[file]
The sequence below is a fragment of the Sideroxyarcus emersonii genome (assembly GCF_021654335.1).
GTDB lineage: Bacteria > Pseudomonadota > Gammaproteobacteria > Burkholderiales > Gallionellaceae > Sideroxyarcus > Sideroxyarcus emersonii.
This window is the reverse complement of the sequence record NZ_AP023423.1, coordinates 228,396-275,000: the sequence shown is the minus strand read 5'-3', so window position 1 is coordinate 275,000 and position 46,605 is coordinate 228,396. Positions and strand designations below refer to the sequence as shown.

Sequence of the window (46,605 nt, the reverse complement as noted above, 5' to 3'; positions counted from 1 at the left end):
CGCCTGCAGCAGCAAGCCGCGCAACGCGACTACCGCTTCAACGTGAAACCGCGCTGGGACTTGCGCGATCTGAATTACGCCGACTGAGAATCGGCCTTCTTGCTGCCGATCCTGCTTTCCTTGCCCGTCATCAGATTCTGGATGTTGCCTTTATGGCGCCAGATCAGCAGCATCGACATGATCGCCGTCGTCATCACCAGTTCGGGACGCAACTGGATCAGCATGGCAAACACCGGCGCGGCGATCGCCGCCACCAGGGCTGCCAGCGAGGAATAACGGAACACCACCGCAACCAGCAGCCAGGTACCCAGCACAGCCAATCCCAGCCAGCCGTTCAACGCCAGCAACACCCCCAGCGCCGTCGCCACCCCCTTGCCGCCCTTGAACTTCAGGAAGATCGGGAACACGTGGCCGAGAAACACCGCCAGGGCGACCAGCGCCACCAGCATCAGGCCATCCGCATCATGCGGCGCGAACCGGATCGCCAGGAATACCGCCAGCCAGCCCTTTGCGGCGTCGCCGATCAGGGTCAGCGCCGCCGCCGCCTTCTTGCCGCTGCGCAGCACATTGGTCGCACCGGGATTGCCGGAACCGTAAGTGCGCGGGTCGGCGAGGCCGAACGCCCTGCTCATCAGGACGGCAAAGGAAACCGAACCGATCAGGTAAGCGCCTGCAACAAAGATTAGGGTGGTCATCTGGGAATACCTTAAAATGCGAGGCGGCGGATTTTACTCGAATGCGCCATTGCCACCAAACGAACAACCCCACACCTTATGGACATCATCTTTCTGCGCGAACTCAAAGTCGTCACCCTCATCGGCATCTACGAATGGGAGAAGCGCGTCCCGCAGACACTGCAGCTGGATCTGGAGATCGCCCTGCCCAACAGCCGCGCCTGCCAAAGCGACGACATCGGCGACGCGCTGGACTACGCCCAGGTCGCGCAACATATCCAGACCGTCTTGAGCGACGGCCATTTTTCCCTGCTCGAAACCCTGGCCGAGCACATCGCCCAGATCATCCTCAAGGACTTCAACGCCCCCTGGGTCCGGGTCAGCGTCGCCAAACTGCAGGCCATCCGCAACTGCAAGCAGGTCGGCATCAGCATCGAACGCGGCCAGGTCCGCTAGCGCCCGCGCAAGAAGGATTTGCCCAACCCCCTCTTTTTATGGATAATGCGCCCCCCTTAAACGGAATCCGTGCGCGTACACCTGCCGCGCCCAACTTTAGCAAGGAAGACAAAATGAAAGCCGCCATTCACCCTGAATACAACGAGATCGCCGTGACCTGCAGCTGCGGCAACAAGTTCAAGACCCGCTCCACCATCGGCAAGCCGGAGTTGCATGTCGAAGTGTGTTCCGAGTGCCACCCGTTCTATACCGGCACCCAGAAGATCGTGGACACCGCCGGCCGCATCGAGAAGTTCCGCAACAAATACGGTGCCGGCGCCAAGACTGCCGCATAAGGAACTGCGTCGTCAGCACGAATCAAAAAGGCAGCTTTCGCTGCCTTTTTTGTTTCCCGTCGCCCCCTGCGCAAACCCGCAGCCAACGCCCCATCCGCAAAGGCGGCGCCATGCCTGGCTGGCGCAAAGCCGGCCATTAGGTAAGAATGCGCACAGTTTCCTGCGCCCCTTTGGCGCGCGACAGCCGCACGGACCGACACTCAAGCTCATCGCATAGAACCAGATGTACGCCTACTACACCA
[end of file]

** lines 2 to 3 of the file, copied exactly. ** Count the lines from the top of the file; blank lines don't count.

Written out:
GTDB lineage: Bacteria > Pseudomonadota > Gammaproteobacteria > Burkholderiales > Gallionellaceae > Sideroxyarcus > Sideroxyarcus emersonii.
This window is the reverse complement of the sequence record NZ_AP023423.1, coordinates 228,396-275,000: the sequence shown is the minus strand read 5'-3', so window position 1 is coordinate 275,000 and position 46,605 is coordinate 228,396. Positions and strand designations below refer to the sequence as shown.